but this boys actions were very extreme and could get him in huge trouble.
I KNOW, I KNOW...CAN I TELL THEM???
Go for it!
Agreed, hardly anyone worth mentioning is talking about Freddie Gray and the reason the riots are happening.
Freddie Gray death ruled homicide; five of six officers charged are in custody
cracker (n.1) Look up cracker at Dictionary.com
mid-15c., "hard wafer," but the specific application to a thin, crisp biscuit is 1739; agent noun from crack (v.). Cracker-barrel (adj.) "emblematic of down-home ways and views" is from 1877.
cracker (n.2) Look up cracker at Dictionary.com
Southern U.S. derogatory term for "poor, white trash" (1766), probably an agent noun from crack (v.) in the sense "to boast" (as in not what it's cracked up to be). Compare Latin crepare "to rattle, crack, creak," with a secondary figurative sense of "boast of, prattle, make ado about."
I should explain to your Lordship what is meant by crackers; a name they have got from being great boasters; they are a lawless set of rascalls on the frontiers of Virginia, Maryland, the Carolinas and Georgia, who often change their places of abode. [1766, G. Cochrane]
But DARE compares corn-cracker "poor white farmer" (1835, U.S. Midwest colloquial). Especially of Georgians by 1808, though often extended to residents of northern Florida. Another name in mid-19c. use was sand-hiller "poor white in Georgia or South Carolina."
Not very essentially different is the condition of a class of people living in the pine-barrens nearest the coast [of South Carolina], as described to me by a rice-planter. They seldom have any meat, he said, except they steal hogs, which belong to the planters, or their negroes, and their chief diet is rice and milk. "They are small, gaunt, and cadaverous, and their skin is just the color of the sand-hills they live on. They are quite incapable of applying themselves steadily to any labor, and their habits are very much like those of the old Indians." [Frederick Law Olmsted, "A Journey in the Seaboard Slave States," 1856]
cracker's roots go back even further than the 17th century. All the way back to the age of Shakespeare, at least.
"The meaning of the word has changed a lot over the last four centuries," said Dana Ste. Claire, a Florida historian and anthropologist who studies, er, crackers. (He literally wrote the book on them.)
Ste. Claire pointed me to King John, published sometime in the 1590s. One character refers to another as a craker — a common insult for an obnoxious bloviator.
What craker is this same that deafs our ears with this abundance of superfluous breath?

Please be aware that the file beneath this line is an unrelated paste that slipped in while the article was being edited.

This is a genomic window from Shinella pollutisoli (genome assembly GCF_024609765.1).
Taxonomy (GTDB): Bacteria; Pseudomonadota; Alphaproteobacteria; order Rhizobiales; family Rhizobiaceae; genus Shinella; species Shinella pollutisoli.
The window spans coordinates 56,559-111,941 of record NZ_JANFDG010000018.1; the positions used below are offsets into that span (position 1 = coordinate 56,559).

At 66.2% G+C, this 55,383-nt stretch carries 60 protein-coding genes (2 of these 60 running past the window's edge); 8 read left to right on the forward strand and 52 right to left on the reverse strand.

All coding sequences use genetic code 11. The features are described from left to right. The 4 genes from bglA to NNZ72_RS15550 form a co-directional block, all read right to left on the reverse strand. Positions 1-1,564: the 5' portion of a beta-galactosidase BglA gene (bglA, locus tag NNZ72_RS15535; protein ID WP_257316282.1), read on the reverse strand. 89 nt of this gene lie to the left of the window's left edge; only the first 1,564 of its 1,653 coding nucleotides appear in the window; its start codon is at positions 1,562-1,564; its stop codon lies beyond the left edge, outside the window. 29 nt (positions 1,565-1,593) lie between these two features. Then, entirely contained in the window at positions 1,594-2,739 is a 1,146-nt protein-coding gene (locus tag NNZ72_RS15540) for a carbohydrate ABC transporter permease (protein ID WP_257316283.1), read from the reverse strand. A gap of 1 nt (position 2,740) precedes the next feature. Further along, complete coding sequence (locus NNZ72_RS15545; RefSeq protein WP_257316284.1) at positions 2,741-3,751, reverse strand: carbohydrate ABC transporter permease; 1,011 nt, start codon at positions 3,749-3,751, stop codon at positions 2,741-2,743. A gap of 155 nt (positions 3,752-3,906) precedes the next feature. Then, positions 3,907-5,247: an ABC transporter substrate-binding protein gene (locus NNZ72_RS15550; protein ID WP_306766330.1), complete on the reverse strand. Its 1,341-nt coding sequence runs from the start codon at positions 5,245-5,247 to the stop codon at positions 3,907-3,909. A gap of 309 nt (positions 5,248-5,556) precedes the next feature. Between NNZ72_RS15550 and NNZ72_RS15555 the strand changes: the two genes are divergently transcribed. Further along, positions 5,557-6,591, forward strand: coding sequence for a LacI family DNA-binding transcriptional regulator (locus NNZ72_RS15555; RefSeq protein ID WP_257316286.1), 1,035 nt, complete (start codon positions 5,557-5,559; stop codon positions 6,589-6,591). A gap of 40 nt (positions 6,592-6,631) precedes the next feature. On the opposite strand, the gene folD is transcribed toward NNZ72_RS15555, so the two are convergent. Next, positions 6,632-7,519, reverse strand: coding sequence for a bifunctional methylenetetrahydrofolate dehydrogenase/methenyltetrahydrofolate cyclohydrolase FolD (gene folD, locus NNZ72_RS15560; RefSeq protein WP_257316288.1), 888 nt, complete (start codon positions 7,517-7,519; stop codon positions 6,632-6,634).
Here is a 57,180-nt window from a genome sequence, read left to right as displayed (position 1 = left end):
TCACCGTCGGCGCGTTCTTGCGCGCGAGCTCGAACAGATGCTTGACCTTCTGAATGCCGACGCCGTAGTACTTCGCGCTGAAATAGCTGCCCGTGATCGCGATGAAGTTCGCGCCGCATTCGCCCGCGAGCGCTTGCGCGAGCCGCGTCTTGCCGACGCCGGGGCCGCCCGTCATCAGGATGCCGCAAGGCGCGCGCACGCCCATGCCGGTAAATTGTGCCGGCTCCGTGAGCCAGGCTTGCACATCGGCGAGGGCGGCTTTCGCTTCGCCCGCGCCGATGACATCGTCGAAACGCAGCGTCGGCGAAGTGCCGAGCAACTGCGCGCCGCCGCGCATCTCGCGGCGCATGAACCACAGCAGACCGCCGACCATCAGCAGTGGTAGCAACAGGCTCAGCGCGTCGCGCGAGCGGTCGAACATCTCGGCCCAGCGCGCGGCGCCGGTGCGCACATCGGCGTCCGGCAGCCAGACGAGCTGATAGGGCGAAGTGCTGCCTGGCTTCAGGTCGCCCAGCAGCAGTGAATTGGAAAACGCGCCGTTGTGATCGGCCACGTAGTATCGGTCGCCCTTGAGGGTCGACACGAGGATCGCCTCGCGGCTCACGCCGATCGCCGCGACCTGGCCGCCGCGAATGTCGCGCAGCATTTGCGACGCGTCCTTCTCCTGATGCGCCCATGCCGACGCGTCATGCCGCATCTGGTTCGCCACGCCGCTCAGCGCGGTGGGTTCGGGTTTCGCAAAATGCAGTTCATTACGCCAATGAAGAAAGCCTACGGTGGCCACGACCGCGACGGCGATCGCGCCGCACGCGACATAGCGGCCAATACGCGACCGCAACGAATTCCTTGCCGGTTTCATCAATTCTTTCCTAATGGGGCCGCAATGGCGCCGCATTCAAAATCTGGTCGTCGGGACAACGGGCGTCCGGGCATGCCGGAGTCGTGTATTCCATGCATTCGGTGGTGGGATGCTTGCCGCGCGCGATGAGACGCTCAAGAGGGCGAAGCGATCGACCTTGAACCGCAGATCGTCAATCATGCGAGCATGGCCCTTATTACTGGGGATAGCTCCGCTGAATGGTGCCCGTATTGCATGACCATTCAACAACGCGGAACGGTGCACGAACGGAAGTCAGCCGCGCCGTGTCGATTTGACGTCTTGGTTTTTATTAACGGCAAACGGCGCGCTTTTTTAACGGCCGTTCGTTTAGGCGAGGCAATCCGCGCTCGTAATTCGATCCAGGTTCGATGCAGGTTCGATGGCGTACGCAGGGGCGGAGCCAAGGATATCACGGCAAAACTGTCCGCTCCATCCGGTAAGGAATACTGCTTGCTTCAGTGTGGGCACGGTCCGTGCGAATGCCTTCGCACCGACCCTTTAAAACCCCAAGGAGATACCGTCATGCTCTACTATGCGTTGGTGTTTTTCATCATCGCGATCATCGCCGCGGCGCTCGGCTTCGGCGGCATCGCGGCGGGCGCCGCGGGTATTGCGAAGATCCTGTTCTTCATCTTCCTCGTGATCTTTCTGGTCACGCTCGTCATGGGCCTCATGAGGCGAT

"It's a beautiful quote, but it was a character trait that was used to describe a group of Celtic immigrants — Scots-Irish people who came to the Americas who were running from political circumstances in the old world," Ste. Claire said. Those Scots-Irish folks started settling the Carolinas, and later moved deeper South and into Florida and Georgia.
But the disparaging term followed these immigrants, who were thought by local officials to be unruly and ill-mannered.
"In official documents, the governor of Florida said, 'We don't know what to do with these crackers — we tell them to settle this area and they don't; we tell them not to settle this area and they do," Ste. Claire said. "They lived off the land. They were rogues."
By the early 1800s, those immigrants to the South started to refer to themselves that way as a badge of honor and a term of endearment. (I'm pretty sure this process of reappropriating a disparaging term sounds familiar to a lot of y'all.)
The crackers had their distinctive time-intensive cuisine — swamp cabbage, hoppin' john, corn pone — and favored architectural styles meant to make cooking in the brutal Southern summers more bearable. There were baseball teams called the Crackers. According to Ste. Claire, we've even had a cracker president.
"Jimmy Carter is a cracker," Ste. Claire said. "He's an Oglethorpe, from Celtic-English cracker stock. I don't know if he knows, but I think Jimmy Carter would proudly call himself one. "
It was in the late 1800s when writers from the North started referring to the hayseed faction of Southern homesteaders as crackers. "[Those writers] decided that they were called that because of the cracking of the whip when they drove slaves," Ste. Claire said. But he said that few crackers would have owned slaves; they were generally too poor. (That of course, doesn't mean they weren't participants in the South's slave economy in other ways.)
[Those writers] decided that they were called that because of the cracking of the whip when they drove slaves," Ste. Claire said.
putting in the balance of the comment would have been more honest
Ragman...it's ok you can come over to the dark side...we'll be gentle.